Why is this important to isoHunt (for example)? Well Gary Fung, founder of isoHunt, always says (at least publicly) that he doesn’t really know what his users are doing, his site points to torrent files that don’t lead to copyright infringement, etc. Now, that line is completely irrelevant. It doesn’t matter what Gary Fung says he thinks – he’s screwed no matter what, because for sure some court will hold that isoHunt is “a service primarily for the purpose of enabling acts of infringement”.

The new version of this section will make it much easier for a court to find this secondary infringement with the removal of the knowledge requirement. At least the word “primarily” is still there, which would have made the provision that much worse.

But, wait, there’s more! What’s really interesting here is that C-11 follows up this definition of liability with a list of six factors that a court can consider when deciding if there is in fact secondary infringement. I am going to put two of them here:

(a) whether the person expressly or implicitly marketed or promoted the service as one that could be used to enable acts of copyright infringement;

(b) whether the person had knowledge that the service was used to enable a significant number of acts of copyright infringement;

What’s interesting is that these two factors seem to be designed to get at the heart of the knowledge requirement from the old version. Yet the government did not change the factors at all with the new amendment. Simple oversight or government stupidity? I report, you decide.

Your takeaway for the day – isoHunt is fucked.

Posted in: Copyright
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10 Responses to Kill Bill C-11 Vol. 5: Enable this! (or, Goodbye and good luck isoHunt)

  1. steve says:

    The government has become a facilitator of profitable services for which there is little competition. 1) Gasoline, allow big oil to consolidate so there is no competition and we get Enroned.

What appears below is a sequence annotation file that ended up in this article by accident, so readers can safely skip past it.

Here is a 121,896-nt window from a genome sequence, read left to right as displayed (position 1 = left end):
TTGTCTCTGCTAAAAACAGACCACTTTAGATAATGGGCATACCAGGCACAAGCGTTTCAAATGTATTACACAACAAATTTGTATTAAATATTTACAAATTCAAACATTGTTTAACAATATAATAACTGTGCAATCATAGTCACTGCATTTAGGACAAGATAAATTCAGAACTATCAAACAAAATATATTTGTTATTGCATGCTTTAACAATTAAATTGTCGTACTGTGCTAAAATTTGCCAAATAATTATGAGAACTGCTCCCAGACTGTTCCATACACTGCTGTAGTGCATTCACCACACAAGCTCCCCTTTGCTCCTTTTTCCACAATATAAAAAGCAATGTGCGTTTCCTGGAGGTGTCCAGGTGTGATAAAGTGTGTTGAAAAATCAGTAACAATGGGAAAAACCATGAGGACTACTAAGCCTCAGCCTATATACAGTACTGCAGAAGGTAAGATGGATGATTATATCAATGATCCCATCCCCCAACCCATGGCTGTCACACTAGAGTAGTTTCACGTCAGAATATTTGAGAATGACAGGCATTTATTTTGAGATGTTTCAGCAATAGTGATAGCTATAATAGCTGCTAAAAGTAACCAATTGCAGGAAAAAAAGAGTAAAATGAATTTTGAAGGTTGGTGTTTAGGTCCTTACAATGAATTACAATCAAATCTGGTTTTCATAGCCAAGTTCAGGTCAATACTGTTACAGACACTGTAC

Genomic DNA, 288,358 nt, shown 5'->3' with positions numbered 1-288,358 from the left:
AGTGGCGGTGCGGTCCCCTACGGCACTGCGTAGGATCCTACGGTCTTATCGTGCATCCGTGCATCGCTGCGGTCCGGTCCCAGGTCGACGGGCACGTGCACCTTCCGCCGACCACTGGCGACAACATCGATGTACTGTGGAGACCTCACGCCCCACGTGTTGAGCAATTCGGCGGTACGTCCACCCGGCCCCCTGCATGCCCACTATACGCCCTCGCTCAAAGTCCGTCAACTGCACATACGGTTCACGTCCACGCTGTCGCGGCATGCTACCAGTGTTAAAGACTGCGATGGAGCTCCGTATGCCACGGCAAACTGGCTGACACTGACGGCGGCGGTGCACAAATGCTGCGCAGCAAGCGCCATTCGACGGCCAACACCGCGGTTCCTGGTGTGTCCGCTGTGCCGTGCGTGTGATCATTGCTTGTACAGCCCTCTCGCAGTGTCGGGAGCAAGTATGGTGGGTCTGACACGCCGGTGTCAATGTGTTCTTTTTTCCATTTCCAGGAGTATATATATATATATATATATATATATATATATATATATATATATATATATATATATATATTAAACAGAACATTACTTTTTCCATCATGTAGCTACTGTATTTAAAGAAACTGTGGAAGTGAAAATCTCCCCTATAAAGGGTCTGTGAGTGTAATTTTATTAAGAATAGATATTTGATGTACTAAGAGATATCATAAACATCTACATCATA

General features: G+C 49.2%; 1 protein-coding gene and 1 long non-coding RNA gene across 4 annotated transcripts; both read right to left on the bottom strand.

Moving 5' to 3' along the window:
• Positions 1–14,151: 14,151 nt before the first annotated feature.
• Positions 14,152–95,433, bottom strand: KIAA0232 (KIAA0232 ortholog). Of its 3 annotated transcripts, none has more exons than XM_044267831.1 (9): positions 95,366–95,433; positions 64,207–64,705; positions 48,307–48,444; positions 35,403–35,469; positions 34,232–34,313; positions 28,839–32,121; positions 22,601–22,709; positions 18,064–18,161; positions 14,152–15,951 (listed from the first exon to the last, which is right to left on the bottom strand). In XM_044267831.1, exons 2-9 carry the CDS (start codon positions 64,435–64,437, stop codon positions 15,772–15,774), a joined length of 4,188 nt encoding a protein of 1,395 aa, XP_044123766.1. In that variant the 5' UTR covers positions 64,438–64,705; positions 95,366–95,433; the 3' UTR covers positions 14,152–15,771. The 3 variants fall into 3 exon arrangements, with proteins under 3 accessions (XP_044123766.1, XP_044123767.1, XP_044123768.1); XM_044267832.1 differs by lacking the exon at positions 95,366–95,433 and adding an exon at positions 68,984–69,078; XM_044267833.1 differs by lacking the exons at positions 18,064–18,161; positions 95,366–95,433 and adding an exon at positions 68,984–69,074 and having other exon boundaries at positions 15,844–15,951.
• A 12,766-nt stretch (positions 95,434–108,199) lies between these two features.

2) Telecoms, nuff said
    3)content, we love it, but cant afford it, go to a library and start reading assholes.

  2. Hadulf says:

    Hey Allen, while reading this, I couldn’t help myself but think of a way around the bill. As you mentionned, the word “primarily” is still in there, which gives some people a way out, no?

    For example, I am marketing my site as a News site. Get all sorts of news feeds from all over the world and publish them on my site…Oh, but by the way, there’s that little search box on the right hand side of the screen, you can search torrents there. However, my site or “service” is not primarily a service bla bla bla…it is primarily a “news” site…

    I’m no lawyer, however. My interpretation of the 2 other articles is (1) I have never promoted/marketed my service that could be used for infringement, it is marketed as a “news” service. And (2) – the knowledge factor that was not removed from the “tweak” – I have no idea what the person is doing with my service.

    Huh?

    • allen says:

      Had, you should be a lawyer!

      It’s pretty good thinking on your part. It’s kind of like the argument that you can just use Google to search for torrents if you know how (adding “filetype:torrent” to the beginning of your search query)

      • Hadulf says:

        So according to the Bill, did you just “enable” me to use Google to commit an offence??? Through the internet, you have provided the means to use a service to commit infringement…

        I’d like to be a lawyer, I just don’t have the guts to go back to school…need to support the family and I’m busy sucking on the payroll titty…

    • allen says:

      (Note – not sure where this will appear, this crappy website seems to have a limit of 3 for nested replies)

      Hadulf don’t become a lawyer. Lawyers are scum. It looks like you’ve got a decent job (I can tell from your IP address THAT I’M TRACKING, mhouahahaha ;)). Stick with that.

  3. steve says:

    I read someplace that the Hadulf solution will only work if the actual traffic to the site is not mostly torrent links.

    • allen says:

      Yeah that’s kind of right. The “primarily” would be a question of fact for a court to deicde, and it would certainly look at traffic to the site as evidence